Thread: The scientific method and quintessence analogs

1. The scientific method and quintessence analogs

Wolfram Math World: A null hypothesis is a statistical hypothesis that is tested for possible rejection under the assumption that it is true (usually that observations are the result of chance). The concept was introduced by R. A. Fisher. The hypothesis contrary to the null hypothesis, usually that the observations are the result of a real effect, is known as the alternative hypothesis.

Most science knowledge is statistically validated. The scientific method requires scientists and all others who claim to think rationally to answer knotty questions by means of EXPERIMENT or careful direct observation.

In order to do this effectively, one must formulate a hypothesis, a statement of the putative principle that engages all the known implications (an alternative hypothesis). These implications must also be rather direct. Circumstantial consequences are just that - circumstantial and cannot PROVE a hypothesis. These better implications must suggest experiments that will verify them or not.

It is good if there are subservient implications of the alternative hypothesis that can be tested. It is better if a complete and utter negative statement of the hypothesis can be formulated as well that has testable implications (null hypothesis).

Then, the net sum of the original hypothesis and the negative hypothesis should be zero, a “zero sum” result in Game Theory terms. Logically, the negative completely cancels the positive hypothesis when the statements are algebraically added together. This negative hypothesis is called the "null" hypothesis not only because it would nullify the other if it proves to be true and it would otherwise "tend" to validate the positive or “alternative” hypothesis. Still, it would fail to PROVE alternate to be true, if Null was shown to be false in any way.

And then, if direct evidence can also be found that tends to corroborate the original positive alternative hypothesis, we can begin to regard it as a good logical beginning. AND THEN, if this confirmed positive hypothesis can be combined with statements that have already been proven and the combined implications can be verified experimentally or by observation, we have the beginnings of proof.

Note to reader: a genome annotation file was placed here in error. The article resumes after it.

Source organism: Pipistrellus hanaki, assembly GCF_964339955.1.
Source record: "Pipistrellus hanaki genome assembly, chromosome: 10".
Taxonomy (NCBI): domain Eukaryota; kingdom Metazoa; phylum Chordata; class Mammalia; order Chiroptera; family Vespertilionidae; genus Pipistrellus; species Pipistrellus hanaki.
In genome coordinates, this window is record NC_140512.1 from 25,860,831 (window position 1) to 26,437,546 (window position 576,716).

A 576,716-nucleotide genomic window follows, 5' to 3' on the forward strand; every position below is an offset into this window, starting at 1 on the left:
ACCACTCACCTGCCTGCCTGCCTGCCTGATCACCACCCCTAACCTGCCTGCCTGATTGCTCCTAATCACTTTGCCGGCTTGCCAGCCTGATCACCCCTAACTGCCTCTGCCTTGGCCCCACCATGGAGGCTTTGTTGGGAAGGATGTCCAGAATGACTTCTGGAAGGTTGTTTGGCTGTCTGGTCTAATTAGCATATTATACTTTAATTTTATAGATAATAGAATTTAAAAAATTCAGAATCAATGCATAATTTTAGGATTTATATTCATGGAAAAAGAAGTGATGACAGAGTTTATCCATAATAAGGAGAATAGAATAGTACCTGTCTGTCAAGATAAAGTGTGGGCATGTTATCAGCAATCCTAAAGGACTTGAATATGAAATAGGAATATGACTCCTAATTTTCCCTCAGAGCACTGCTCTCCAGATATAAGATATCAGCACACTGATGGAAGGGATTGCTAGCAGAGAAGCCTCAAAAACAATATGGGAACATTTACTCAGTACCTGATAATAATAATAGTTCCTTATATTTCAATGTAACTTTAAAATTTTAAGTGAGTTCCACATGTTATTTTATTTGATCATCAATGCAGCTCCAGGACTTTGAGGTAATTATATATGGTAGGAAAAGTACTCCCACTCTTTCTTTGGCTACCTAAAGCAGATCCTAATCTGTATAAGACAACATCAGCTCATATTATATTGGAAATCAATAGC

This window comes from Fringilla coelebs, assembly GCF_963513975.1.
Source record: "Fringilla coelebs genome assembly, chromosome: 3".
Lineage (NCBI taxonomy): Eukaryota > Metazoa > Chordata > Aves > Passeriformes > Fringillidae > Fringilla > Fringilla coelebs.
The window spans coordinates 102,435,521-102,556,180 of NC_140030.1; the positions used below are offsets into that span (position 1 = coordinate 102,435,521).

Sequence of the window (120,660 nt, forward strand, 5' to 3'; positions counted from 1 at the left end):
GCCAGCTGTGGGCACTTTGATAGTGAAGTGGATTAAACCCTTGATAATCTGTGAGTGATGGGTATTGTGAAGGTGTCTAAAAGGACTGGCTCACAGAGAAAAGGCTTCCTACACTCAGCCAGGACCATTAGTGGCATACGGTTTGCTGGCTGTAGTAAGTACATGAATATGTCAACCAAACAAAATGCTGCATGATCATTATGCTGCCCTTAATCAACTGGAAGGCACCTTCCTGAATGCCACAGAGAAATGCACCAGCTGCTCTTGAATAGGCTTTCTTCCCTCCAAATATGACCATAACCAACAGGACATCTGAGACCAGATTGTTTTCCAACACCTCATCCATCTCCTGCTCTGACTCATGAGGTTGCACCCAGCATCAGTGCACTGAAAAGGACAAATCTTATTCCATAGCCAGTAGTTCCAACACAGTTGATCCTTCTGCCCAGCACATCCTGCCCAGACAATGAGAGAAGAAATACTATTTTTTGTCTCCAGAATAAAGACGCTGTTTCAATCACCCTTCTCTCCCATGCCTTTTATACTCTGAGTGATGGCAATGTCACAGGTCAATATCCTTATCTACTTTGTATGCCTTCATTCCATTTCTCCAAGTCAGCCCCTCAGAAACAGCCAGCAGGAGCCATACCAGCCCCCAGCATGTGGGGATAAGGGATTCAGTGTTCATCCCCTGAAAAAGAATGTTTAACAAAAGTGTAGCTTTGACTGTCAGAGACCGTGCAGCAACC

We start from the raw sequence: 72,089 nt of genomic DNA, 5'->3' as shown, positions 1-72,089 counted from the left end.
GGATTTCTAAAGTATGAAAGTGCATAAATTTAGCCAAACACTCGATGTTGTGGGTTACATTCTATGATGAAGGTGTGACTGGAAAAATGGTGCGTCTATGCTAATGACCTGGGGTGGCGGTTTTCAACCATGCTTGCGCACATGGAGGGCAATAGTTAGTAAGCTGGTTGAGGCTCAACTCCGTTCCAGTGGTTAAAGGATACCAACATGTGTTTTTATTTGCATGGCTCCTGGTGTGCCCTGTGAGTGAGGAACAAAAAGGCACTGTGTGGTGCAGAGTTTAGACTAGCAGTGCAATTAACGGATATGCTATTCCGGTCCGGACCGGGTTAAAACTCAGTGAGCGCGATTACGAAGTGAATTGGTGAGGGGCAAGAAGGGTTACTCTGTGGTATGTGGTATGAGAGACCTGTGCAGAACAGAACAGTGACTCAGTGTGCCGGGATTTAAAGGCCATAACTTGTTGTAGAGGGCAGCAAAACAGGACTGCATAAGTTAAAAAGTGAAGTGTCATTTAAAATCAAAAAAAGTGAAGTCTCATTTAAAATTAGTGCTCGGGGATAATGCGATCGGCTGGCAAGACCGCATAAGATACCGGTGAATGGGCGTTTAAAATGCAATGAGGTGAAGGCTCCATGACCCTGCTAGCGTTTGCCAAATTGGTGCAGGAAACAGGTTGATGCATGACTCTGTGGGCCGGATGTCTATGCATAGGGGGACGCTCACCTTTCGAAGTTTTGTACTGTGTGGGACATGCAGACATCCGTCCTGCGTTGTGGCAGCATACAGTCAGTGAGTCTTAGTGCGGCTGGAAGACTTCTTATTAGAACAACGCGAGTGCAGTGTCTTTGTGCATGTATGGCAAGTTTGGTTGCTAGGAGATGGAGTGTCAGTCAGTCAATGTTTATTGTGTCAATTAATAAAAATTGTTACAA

The key to this process is our ability to form an experimentally testable Null Hypothesis. The evidence FOR the positive alternative statement of the hypothesis is insufficient in itself because circumstances may combine to fool our little experiments. We are human. If an appropriate robust Null Hypothesis cannot be formulated, the original alternative hypothesis is unsuitable to merit the attention of the scientist.

This is relevant to the debates about Dark Energy, quintessence and Dark Matter.

To call one's self a scientist, one must respect the scientific method. It is not a scientist's dogma any more than it is dogma to be a fireman respecting the firefighters' code: one must acknowledge the power of fire - or else you die.

An unfalsifiable hypothesis (unable to be cast in terms of a null statement) has no business occupying the time of the scientist. Whole theories have often been constructed from unfalsifiable hypotheses. Such theories are often fun to think about, satisfying, even edifying and inspiring - but they are not science.

Cosmologists are always wrong, but never in doubt. – Lev Landau

2. Nothing ever PROVES a hypothesis.

3. Proof is very difficult to achieve

Originally Posted by RichW9090
Nothing ever PROVES a hypothesis.

Well, a lot of scientists try to do so by applying the principles of falsifiability and the Null Hypothesis. Whether they succeed is another matter. Proof is very difficult to achieve. The closest we have come to proofs of any scientific hypothesis, principle or "law" is in regard to quantum theory and relativity. The theory of natural selection would be another that I would mention in the same breath. Maxwell's equations I would regard as just a description of reality, not so much as a theory.